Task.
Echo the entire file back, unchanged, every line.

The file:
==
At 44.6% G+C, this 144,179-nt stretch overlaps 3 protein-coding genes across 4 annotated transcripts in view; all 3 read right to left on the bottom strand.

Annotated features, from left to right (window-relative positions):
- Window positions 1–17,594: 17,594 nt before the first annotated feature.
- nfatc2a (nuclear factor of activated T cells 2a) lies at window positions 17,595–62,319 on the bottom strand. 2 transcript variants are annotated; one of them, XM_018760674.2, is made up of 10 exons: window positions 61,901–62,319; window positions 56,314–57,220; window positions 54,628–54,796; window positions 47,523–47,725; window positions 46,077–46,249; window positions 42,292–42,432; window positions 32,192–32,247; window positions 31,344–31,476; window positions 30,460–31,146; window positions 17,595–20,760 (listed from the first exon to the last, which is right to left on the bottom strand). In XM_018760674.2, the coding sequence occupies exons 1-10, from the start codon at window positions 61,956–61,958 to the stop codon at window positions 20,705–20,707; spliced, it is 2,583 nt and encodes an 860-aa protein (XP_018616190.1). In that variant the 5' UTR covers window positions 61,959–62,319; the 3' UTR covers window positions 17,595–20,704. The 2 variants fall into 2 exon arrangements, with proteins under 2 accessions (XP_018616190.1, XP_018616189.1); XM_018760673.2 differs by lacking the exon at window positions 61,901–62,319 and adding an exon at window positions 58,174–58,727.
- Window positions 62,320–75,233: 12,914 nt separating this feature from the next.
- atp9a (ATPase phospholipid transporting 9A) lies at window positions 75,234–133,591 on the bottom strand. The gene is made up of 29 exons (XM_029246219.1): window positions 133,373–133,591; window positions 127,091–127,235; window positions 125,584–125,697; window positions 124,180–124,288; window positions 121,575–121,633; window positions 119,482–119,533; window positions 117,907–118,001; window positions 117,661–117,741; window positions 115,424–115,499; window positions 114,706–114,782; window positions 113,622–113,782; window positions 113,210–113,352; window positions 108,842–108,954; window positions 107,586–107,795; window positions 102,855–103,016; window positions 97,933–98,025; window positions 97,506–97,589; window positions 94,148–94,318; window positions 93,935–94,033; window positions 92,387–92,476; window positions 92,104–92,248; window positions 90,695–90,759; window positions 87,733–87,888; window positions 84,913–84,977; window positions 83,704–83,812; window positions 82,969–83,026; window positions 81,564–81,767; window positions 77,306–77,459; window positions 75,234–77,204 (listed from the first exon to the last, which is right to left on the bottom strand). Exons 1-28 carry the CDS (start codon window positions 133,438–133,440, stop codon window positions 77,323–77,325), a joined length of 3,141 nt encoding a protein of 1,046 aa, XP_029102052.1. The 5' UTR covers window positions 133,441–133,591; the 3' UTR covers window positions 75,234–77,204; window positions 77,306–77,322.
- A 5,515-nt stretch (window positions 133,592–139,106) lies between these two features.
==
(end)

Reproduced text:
At 44.6% G+C, this 144,179-nt stretch overlaps 3 protein-coding genes across 4 annotated transcripts in view; all 3 read right to left on the bottom strand.

Annotated features, from left to right (window-relative positions):
- Window positions 1–17,594: 17,594 nt before the first annotated feature.
- nfatc2a (nuclear factor of activated T cells 2a) lies at window positions 17,595–62,319 on the bottom strand. 2 transcript variants are annotated; one of them, XM_018760674.2, is made up of 10 exons: window positions 61,901–62,319; window positions 56,314–57,220; window positions 54,628–54,796; window positions 47,523–47,725; window positions 46,077–46,249; window positions 42,292–42,432; window positions 32,192–32,247; window positions 31,344–31,476; window positions 30,460–31,146; window positions 17,595–20,760 (listed from the first exon to the last, which is right to left on the bottom strand). In XM_018760674.2, the coding sequence occupies exons 1-10, from the start codon at window positions 61,956–61,958 to the stop codon at window positions 20,705–20,707; spliced, it is 2,583 nt and encodes an 860-aa protein (XP_018616190.1). In that variant the 5' UTR covers window positions 61,959–62,319; the 3' UTR covers window positions 17,595–20,704. The 2 variants fall into 2 exon arrangements, with proteins under 2 accessions (XP_018616190.1, XP_018616189.1); XM_018760673.2 differs by lacking the exon at window positions 61,901–62,319 and adding an exon at window positions 58,174–58,727.
- Window positions 62,320–75,233: 12,914 nt separating this feature from the next.
- atp9a (ATPase phospholipid transporting 9A) lies at window positions 75,234–133,591 on the bottom strand. The gene is made up of 29 exons (XM_029246219.1): window positions 133,373–133,591; window positions 127,091–127,235; window positions 125,584–125,697; window positions 124,180–124,288; window positions 121,575–121,633; window positions 119,482–119,533; window positions 117,907–118,001; window positions 117,661–117,741; window positions 115,424–115,499; window positions 114,706–114,782; window positions 113,622–113,782; window positions 113,210–113,352; window positions 108,842–108,954; window positions 107,586–107,795; window positions 102,855–103,016; window positions 97,933–98,025; window positions 97,506–97,589; window positions 94,148–94,318; window positions 93,935–94,033; window positions 92,387–92,476; window positions 92,104–92,248; window positions 90,695–90,759; window positions 87,733–87,888; window positions 84,913–84,977; window positions 83,704–83,812; window positions 82,969–83,026; window positions 81,564–81,767; window positions 77,306–77,459; window positions 75,234–77,204 (listed from the first exon to the last, which is right to left on the bottom strand). Exons 1-28 carry the CDS (start codon window positions 133,438–133,440, stop codon window positions 77,323–77,325), a joined length of 3,141 nt encoding a protein of 1,046 aa, XP_029102052.1. The 5' UTR covers window positions 133,441–133,591; the 3' UTR covers window positions 75,234–77,204; window positions 77,306–77,322.
- A 5,515-nt stretch (window positions 133,592–139,106) lies between these two features.